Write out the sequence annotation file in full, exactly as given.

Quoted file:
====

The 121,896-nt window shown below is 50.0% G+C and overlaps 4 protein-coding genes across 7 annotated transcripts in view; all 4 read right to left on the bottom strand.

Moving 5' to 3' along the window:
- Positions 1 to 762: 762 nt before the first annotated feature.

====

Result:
The 121,896-nt window shown below is 50.0% G+C and overlaps 4 protein-coding genes across 7 annotated transcripts in view; all 4 read right to left on the bottom strand.

Moving 5' to 3' along the window:
- Positions 1 to 762: 762 nt before the first annotated feature.